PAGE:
Daily News Analysis

Pradhan Mantri Gram Sadak Yojana

18th November, 2021 Economy

Figure 2: No Copyright Infringement Intended

Context:

  • Recently, Cabinet has approved the continuation of the phases 1 and 2 of the Pradhan Mantri Gram Sadak Yojana, till September 2022 for completion of the roads and bridge works that are yet to be finished under the first two phases.

PMGSY - Phase I

  • PMGSY - Phase I was launched in December, 2000 as a 100 % centrally sponsored scheme.
  • Under the scheme, 1,35,436 habitations were targeted for providing road connectivity and 3.68 lakh km. for upgradation of existing rural roads in order to ensure full farm to market connectivity.

 

PMGSY - Phase II

  • The Government of India subsequently launched PMGSY-II in 2013 for upgradation of 50,000 Kms of existing rural road network to improve its overall efficiency.
  • While the ongoing PMGSY - I continued, under PMGSY phase II, the roads already built for village connectivity was to be upgraded to enhance rural infrastructure.
  • The cost was shared between the centre and the states/UTs.

 

Eligibility for the Scheme:

  • Rural areas with a population of 500 and above in plain areas; and hill states including NE, desert states, tribal areas and other backward areas with a population of 250 and above.
  • Apart from building new roads, the scheme also has provisions for the upgrade of existing roads in these areas, although the primary focus is to provide connectivity to unconnected habitations.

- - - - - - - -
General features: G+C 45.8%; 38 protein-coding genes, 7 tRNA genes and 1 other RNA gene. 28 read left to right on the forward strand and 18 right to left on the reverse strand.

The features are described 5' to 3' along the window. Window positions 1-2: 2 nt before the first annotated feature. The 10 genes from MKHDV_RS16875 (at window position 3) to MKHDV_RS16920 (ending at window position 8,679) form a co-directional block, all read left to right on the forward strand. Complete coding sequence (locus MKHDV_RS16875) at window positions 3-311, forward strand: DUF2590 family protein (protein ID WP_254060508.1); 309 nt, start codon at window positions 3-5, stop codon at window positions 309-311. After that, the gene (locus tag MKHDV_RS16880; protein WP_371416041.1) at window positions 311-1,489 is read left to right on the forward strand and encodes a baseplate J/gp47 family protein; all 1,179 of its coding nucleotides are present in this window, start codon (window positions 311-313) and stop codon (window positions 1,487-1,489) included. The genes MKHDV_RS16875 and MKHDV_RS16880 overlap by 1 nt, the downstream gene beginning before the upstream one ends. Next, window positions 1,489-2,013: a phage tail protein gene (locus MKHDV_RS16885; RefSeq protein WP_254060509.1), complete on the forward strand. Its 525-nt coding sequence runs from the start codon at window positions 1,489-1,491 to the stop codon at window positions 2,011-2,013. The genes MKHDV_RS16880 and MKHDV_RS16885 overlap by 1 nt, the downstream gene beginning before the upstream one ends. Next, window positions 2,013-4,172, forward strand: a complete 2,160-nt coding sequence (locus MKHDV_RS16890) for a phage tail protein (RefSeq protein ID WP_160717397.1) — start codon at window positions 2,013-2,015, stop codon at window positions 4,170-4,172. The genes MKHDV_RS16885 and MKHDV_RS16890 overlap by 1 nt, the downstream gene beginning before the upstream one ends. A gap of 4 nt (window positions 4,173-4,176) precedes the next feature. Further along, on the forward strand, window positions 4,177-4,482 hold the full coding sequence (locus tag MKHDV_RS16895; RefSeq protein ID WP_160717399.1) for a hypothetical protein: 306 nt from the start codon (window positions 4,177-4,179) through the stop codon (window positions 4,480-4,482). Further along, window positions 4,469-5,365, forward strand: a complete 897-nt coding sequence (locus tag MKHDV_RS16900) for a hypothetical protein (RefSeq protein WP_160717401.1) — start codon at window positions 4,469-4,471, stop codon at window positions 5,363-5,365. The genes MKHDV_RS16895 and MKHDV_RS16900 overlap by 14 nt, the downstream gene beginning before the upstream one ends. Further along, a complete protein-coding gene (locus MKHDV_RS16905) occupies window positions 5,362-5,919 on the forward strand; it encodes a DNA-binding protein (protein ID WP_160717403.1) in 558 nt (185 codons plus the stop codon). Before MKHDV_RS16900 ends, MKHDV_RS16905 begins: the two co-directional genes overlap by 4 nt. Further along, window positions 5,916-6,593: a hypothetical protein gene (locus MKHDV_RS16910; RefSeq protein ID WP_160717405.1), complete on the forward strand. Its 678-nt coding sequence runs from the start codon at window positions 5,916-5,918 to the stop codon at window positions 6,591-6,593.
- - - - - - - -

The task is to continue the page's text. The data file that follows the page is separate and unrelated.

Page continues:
• The scheme does not cover repairs to black-topped or cement roads, even if the surface condition is bad.

 

Monitoring:

  • The roads developed under this scheme are maintained by the Panchayati Raj institutions.

 

Significance of the Scheme:

  • It is a key component of rural development by enhancing access to social and economic services thereby increasing farm incomes and employment opportunities to people. Secondly, it is a key ingredient in poverty alleviation.
  • The development of roads, apart from national highways, is the responsibility of the state governments. Because of inadequate funds and diverted focus of planners, rural roads hardly received any attention. This scheme seeks to fill this gap and take the fruits of development to remote corners of the country.
  • Increased connectivity will help the rural population avail opportunities of employment, health, education and various other social welfare schemes provided by the government. Good, dependable roads translate to easier and faster connectivity from farm to market, timely movement of perishable products from village to market centres, and provide an incentive to industry to move to the hinterland among many other such benefits. 
  • Connectivity also encourages government functionaries such as health workers, teachers, and agriculture extension workers to willingly move to the villages to offer their services. This ultimately contributes to prosperity, and allows economies of scale and sustainable employment.

 

Challenges:

  • Lack of dedicated funds.
  • Limited involvement of the Panchayati Raj Institutions.
  • Inadequate execution and contracting capacity.
  • Less working season and difficult terrain particularly in Hill States.
  • Scarcity of the construction materials.
  • Security concerns particularly in Left Wing Extremism (LWE) areas.

 

Road Connectivity Project for Left Wing Extremism Area (RCPLWEA):

  • Government launched Road Connectivity Project for Left Wing Extremism affected Areas in the year 2016 as a separate vertical under PMGSY .
  • To provide all-weather road connectivity with necessary culverts and cross-drainage structures in 44 districts (35 are worst LWE affected districts and 09 are adjoining districts), which are critical from security and communication point of view.